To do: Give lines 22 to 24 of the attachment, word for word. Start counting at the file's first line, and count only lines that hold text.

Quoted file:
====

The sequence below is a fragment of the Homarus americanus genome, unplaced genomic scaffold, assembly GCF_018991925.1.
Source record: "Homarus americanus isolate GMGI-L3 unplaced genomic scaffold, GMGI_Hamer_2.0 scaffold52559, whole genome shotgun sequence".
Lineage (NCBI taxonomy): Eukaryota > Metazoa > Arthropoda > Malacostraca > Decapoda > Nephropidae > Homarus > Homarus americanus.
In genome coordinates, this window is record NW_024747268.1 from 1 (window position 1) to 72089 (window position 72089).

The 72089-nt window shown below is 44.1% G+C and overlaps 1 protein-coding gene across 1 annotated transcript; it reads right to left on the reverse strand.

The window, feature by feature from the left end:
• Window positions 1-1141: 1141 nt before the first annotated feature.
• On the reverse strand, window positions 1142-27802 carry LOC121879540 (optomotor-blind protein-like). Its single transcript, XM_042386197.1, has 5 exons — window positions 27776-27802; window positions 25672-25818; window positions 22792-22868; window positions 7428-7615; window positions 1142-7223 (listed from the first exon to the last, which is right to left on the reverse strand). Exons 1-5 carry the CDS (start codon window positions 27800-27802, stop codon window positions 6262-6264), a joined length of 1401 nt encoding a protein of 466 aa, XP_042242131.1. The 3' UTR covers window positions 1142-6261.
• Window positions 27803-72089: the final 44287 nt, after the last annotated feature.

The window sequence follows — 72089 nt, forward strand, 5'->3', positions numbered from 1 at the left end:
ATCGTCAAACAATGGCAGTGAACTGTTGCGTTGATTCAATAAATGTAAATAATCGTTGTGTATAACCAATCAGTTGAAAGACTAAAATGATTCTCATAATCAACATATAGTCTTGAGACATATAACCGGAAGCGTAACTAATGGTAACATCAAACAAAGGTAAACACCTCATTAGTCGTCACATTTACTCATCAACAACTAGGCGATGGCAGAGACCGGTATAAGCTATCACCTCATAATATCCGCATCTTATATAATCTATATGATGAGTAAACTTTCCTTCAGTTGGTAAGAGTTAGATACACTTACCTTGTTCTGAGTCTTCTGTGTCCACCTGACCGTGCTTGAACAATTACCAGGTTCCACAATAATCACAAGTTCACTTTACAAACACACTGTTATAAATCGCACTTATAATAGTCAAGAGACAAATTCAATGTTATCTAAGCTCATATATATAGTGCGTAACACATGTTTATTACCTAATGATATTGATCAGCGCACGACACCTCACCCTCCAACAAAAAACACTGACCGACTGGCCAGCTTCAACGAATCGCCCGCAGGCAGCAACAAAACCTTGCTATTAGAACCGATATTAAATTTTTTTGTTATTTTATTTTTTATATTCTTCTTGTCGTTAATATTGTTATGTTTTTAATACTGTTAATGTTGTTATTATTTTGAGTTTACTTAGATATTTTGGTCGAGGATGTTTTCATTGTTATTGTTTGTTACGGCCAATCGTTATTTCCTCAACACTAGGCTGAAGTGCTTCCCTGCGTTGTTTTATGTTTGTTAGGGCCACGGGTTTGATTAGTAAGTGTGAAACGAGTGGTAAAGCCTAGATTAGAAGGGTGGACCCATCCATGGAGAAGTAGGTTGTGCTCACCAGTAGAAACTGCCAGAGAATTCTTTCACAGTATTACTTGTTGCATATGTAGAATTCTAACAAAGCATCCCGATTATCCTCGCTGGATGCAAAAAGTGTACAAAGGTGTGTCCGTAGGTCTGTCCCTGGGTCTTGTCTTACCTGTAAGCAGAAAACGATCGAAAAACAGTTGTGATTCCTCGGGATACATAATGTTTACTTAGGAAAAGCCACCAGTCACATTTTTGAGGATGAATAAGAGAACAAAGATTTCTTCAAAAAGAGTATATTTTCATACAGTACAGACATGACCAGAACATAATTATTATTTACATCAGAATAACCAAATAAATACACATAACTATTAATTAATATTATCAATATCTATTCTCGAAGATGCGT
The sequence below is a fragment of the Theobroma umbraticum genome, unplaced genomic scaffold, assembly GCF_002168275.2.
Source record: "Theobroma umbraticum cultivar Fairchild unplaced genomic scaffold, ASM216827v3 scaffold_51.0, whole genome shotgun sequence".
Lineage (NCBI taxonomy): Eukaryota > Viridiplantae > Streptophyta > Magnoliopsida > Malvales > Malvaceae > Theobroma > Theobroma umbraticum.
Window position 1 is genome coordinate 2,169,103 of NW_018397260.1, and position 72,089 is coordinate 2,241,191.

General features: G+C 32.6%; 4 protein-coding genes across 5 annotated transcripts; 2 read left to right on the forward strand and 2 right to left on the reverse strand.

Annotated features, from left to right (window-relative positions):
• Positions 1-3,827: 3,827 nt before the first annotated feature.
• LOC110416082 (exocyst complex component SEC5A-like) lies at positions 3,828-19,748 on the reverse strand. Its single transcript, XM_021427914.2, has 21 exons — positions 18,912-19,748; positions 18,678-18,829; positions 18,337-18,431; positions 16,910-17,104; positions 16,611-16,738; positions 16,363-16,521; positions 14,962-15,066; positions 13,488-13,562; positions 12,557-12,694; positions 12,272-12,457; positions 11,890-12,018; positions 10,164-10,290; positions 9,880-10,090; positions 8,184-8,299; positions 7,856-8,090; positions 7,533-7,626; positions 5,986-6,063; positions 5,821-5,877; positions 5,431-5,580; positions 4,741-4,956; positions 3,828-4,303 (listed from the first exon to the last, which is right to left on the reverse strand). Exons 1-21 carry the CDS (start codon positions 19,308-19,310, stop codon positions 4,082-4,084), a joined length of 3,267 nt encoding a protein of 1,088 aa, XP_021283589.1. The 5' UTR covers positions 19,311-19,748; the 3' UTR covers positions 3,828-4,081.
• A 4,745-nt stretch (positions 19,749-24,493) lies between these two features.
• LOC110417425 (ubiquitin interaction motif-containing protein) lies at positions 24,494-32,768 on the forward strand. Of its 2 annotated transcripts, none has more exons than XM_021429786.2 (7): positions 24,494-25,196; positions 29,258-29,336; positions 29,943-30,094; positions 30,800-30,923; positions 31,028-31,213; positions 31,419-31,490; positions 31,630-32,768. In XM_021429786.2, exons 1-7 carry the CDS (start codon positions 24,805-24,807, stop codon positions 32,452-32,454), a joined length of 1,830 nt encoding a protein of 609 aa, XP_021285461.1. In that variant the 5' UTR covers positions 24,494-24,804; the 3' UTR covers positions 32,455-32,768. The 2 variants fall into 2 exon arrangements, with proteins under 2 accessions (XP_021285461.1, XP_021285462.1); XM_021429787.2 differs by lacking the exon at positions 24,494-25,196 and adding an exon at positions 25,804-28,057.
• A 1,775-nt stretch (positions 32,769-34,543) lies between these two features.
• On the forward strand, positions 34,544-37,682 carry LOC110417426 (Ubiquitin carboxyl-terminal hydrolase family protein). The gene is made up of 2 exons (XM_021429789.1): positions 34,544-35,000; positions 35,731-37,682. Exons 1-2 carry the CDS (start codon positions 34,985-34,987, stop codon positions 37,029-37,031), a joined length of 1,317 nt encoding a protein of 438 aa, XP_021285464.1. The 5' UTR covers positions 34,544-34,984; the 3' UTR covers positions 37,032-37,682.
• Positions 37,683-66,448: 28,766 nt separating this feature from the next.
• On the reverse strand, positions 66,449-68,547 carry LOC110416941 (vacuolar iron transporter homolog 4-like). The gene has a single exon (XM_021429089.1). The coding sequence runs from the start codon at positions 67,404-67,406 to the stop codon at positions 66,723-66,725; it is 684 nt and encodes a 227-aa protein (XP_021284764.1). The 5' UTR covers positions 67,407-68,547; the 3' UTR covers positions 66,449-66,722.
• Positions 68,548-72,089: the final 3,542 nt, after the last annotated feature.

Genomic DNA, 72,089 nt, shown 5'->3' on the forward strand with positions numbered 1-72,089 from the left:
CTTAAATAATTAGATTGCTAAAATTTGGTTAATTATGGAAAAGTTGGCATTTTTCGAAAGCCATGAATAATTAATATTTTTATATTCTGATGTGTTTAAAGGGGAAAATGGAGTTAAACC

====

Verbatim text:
• A 1,775-nt stretch (positions 32,769-34,543) lies between these two features.
• On the forward strand, positions 34,544-37,682 carry LOC110417426 (Ubiquitin carboxyl-terminal hydrolase family protein). The gene is made up of 2 exons (XM_021429789.1): positions 34,544-35,000; positions 35,731-37,682. Exons 1-2 carry the CDS (start codon positions 34,985-34,987, stop codon positions 37,029-37,031), a joined length of 1,317 nt encoding a protein of 438 aa, XP_021285464.1. The 5' UTR covers positions 34,544-34,984; the 3' UTR covers positions 37,032-37,682.
• Positions 37,683-66,448: 28,766 nt separating this feature from the next.